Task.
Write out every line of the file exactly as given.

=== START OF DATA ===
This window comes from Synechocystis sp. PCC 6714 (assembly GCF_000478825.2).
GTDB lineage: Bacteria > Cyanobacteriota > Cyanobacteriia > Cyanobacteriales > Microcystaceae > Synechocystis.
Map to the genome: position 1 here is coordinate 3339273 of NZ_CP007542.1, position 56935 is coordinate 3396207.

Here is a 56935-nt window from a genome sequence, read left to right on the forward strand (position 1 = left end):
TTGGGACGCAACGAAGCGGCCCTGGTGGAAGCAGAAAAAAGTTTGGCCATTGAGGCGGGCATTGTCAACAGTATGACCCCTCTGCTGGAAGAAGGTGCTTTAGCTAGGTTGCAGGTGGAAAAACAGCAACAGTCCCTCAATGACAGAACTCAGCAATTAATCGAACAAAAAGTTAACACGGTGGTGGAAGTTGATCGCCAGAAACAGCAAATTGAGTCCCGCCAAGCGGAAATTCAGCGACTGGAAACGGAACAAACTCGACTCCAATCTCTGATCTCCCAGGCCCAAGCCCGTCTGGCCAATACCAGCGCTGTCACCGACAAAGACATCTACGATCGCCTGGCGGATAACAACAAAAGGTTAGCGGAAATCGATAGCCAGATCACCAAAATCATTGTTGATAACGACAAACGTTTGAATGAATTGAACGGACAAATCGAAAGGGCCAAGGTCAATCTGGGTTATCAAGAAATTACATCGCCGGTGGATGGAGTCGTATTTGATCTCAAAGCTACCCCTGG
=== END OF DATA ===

This window comes from Synechocystis sp. PCC 6714 (assembly GCF_000478825.2).
GTDB lineage: Bacteria > Cyanobacteriota > Cyanobacteriia > Cyanobacteriales > Microcystaceae > Synechocystis.
Map to the genome: position 1 here is coordinate 3339273 of NZ_CP007542.1, position 56935 is coordinate 3396207.

Here is a 56935-nt window from a genome sequence, read left to right on the forward strand (position 1 = left end):
TTGGGACGCAACGAAGCGGCCCTGGTGGAAGCAGAAAAAAGTTTGGCCATTGAGGCGGGCATTGTCAACAGTATGACCCCTCTGCTGGAAGAAGGTGCTTTAGCTAGGTTGCAGGTGGAAAAACAGCAACAGTCCCTCAATGACAGAACTCAGCAATTAATCGAACAAAAAGTTAACACGGTGGTGGAAGTTGATCGCCAGAAACAGCAAATTGAGTCCCGCCAAGCGGAAATTCAGCGACTGGAAACGGAACAAACTCGACTCCAATCTCTGATCTCCCAGGCCCAAGCCCGTCTGGCCAATACCAGCGCTGTCACCGACAAAGACATCTACGATCGCCTGGCGGATAACAACAAAAGGTTAGCGGAAATCGATAGCCAGATCACCAAAATCATTGTTGATAACGACAAACGTTTGAATGAATTGAACGGACAAATCGAAAGGGCCAAGGTCAATCTGGGTTATCAAGAAATTACATCGCCGGTGGATGGAGTCGTATTTGATCTCAAAGCTACCCCTGG